Kemak people

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Kemak people
Quémaque / Ema
Atsabe--o bazar 3.jpg
Kemak people at the market in Atsabe, East Timor, circa 1968-1970.
Total population
Regions with significant populations
 East Timor 61,969 (2010)[2]
 Indonesia (West Timor) 10,800[3]
Kemak language, Indonesian language (Kupang Malay), Portuguese language
Christianity (94% in Timor-Leste, 90% in Indonesia), Folk religion (6% in Timor-Leste, 10% in Indonesia)
Related ethnic groups
Mambai people (Timor), Tokodede people, Tetum people

The Kemak (Portuguese: Quémaque, also known as Ema) people are an ethnic group numbering 80,000 in north-central Timor island. They primarily live in the district of Bobonaro, East Timor, while the rest live in the East Nusa Tenggara province of Indonesia.

They are close to the Tetum people. The Kemak people speak the Kemak language. Kemak people are one of the smallest of the 14 Austronesian subgroups in Timor.[4] Most of them are adherents of traditional beliefs, while part of them profess to the Catholic faith. Territorial community is headed by a leader, divided into genera. There are three levels of conjunctions. The "private" type of group corresponds to the level of uma or house. It does not only mean housing, but its category includes the exogamous groups of older and younger brothers who share a common ancestor. The "collective" type refers to the Morobe community, which encompasses 7 villages containing mainly 3 houses, and united by a common ritual cycle.[5]

Settlement area

For the most part the Kemak people live in Atabae, Cailaco, Maliana (Bobonaro District, 39,000 Kemaks) and Atsabe (Ermera District, 18,500 Kemaks), but also partly in the Cova Lima District (2,100 Kemaks) of East Timor and in Belu Regency, East Nusa Tenggara of Indonesia. According to the 2010 East Timor census, 61,969 people identify Kemak language as their mother tongue.[6] In 1970, there were 45,084 people.[7]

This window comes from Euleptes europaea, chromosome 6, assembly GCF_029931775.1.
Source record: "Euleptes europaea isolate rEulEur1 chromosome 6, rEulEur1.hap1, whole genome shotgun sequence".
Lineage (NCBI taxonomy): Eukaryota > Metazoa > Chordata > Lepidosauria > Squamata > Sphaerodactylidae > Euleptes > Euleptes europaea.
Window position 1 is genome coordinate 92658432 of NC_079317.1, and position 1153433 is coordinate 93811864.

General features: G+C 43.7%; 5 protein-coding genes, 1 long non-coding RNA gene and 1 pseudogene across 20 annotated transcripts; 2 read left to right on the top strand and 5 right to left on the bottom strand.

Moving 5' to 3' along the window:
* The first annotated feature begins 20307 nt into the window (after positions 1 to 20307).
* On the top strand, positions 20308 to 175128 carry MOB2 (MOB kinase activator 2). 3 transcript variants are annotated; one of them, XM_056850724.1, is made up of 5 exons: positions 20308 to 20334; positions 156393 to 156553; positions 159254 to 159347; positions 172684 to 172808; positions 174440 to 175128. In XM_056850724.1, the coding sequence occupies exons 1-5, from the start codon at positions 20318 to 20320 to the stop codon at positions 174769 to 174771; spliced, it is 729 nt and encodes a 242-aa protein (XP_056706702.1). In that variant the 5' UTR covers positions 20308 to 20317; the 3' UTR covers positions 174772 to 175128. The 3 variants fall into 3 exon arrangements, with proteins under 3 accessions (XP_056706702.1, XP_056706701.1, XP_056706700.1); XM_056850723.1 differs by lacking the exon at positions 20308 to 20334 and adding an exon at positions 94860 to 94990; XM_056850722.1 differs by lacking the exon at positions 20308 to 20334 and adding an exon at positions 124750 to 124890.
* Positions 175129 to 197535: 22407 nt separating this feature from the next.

Major language groups in East Timor, according to the October 2010 census.[8]
Percentage of people using Kemak language as mother tongue in Sucos of East Timor (Timor-Leste), according to the 2010 census.


Kemak people of Atsabe

A typical traditional clothing called "tais" as seen in a market in Atsabe, circa 1968-1970.

Before the colonial period, Atsabe was one of the centers of Timor under the koronel bote (meaning "Kings") of Atsabe Kemak, which dominated the entire Kemak inhabited areas in East Timor until the colonial period. The Kemak areas includes the north of present-day Bobonaro, in the northern Ainaro, and in the area of Suai that were tributary to Atsabe. The small Kemak empire of Marobo had a peripheral location, which is why the Kemak people there were mixed with the neighboring Bunak people for generations. Atsabe was part of a complex alliance system through rituals, marriage and trade, though which the Tetun Dili people of Wehali with its capital, Laran were established. Laran was at the same time the spiritual center of the entire island. In addition to Tetum Dili and Kemak people, the Bunak people and Mambai people of Aileu were also part of this alliance system. Together with the east of the island, the Portuguese called this area Belu (also Belos or Behale).

According to the oral traditions of the Atsabe Kemaks people, they came relatively late under the colonial Portuguese rule. One reason could have been the far-reaching dispersal of the inhabitants and the impassibility of the mountainous landscape. Only in the 19th century did the Portuguese-Angolan troops had first invaded the area. The then Kings Dom Tomás Pinto opposed the invaders. But Dom Tomás was defeated and had to go to Atambua to flee to West Timor. Portuguese sources mentioned the region of Atsabe and Liurai only in the middle of the 19th century. The Atsabe rulers were particularly prone to rebel against the colonial leaders and their presence in the island. Two of Dom Tomás' grandchildren, Nai Resi and Nai Sama later fought for power. While Nai Resi turned against the Portuguese colonialists, Nai Sama supported the Portuguese. Nai Sama was finally executed by his own men, while Nai Resi was captured by the Portuguese in Hatulia and executed as well.[9]